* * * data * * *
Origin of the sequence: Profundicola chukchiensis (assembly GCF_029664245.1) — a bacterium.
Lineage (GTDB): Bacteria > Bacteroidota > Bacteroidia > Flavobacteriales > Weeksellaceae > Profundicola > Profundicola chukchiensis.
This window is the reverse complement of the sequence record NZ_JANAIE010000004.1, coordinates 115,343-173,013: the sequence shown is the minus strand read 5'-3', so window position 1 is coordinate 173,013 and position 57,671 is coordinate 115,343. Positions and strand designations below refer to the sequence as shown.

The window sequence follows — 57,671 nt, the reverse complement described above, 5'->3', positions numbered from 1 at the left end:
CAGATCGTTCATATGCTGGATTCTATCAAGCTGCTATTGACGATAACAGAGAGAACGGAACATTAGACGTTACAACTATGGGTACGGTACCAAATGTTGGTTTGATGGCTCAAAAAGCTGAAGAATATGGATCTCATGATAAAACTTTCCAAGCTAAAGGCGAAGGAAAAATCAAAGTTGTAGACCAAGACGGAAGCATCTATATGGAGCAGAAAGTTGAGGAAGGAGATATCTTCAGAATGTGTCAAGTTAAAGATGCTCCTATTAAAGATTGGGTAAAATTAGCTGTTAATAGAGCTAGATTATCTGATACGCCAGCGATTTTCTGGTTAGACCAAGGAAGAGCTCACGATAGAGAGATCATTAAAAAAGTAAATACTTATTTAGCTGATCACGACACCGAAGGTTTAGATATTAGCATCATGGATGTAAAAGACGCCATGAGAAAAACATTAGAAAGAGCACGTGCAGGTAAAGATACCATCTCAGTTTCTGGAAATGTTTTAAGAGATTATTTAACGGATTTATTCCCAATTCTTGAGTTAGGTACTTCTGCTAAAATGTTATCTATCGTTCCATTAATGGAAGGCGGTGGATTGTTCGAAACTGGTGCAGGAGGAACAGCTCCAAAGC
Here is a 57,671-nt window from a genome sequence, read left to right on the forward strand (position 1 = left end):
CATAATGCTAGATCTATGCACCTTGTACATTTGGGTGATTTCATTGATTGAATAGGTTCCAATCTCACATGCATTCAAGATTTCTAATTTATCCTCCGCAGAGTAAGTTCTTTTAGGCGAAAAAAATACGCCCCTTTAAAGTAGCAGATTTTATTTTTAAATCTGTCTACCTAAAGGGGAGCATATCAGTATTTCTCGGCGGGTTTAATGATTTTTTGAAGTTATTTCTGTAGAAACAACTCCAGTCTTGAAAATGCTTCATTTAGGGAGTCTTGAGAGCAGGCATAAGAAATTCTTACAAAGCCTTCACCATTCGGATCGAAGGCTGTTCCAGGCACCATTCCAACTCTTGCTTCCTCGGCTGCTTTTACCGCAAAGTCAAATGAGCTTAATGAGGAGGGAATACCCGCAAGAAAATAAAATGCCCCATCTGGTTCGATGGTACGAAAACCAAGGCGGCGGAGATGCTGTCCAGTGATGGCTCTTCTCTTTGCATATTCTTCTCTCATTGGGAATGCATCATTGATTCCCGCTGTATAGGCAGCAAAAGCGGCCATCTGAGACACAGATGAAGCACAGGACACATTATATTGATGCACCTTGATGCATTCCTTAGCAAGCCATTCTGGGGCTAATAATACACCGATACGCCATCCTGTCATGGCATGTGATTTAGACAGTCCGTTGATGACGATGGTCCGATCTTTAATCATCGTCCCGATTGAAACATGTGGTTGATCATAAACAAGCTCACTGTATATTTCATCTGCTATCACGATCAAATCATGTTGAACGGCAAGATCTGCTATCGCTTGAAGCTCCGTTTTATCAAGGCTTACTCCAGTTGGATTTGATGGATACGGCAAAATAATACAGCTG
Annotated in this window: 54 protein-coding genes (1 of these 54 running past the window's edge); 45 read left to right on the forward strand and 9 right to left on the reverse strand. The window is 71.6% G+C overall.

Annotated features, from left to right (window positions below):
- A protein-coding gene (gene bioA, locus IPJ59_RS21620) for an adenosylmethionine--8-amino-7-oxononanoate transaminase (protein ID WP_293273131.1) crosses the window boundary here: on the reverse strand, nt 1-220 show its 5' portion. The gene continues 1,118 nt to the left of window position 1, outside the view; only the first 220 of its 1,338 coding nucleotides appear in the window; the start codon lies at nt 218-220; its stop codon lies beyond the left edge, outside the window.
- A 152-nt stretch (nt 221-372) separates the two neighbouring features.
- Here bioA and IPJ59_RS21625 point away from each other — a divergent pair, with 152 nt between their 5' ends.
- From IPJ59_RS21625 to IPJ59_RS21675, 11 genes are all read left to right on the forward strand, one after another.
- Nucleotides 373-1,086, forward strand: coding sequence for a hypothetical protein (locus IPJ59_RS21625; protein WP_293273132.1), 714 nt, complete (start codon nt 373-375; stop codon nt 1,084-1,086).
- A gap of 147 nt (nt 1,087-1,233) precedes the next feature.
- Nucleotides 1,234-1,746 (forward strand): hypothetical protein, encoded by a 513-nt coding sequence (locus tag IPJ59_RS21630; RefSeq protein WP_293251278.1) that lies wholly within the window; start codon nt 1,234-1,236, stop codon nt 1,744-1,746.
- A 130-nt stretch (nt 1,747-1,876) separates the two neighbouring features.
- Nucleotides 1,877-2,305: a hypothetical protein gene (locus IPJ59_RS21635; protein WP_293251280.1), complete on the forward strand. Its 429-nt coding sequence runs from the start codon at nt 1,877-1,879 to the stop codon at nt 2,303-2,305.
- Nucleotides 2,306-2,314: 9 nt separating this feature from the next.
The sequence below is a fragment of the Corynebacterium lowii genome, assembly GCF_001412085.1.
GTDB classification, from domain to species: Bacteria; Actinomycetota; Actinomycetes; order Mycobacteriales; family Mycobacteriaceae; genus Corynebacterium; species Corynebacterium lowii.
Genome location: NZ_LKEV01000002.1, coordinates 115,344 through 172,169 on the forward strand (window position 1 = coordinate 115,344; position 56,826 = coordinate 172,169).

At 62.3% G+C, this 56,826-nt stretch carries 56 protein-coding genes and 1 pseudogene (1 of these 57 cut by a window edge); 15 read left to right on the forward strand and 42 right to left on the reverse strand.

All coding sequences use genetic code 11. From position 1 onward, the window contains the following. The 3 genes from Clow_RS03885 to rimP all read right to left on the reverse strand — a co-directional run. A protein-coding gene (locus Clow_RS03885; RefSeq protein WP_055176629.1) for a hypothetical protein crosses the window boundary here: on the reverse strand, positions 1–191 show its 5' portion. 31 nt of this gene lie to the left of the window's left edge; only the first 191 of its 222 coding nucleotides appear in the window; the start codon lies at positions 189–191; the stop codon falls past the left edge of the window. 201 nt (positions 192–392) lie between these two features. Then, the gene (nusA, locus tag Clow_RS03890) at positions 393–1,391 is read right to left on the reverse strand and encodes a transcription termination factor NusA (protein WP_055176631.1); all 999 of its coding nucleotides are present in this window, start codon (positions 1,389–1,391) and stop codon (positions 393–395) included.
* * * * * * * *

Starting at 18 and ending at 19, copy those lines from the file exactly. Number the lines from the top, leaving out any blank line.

- Nucleotides 1,877-2,305: a hypothetical protein gene (locus IPJ59_RS21635; protein WP_293251280.1), complete on the forward strand. Its 429-nt coding sequence runs from the start codon at nt 1,877-1,879 to the stop codon at nt 2,303-2,305.
- Nucleotides 2,306-2,314: 9 nt separating this feature from the next.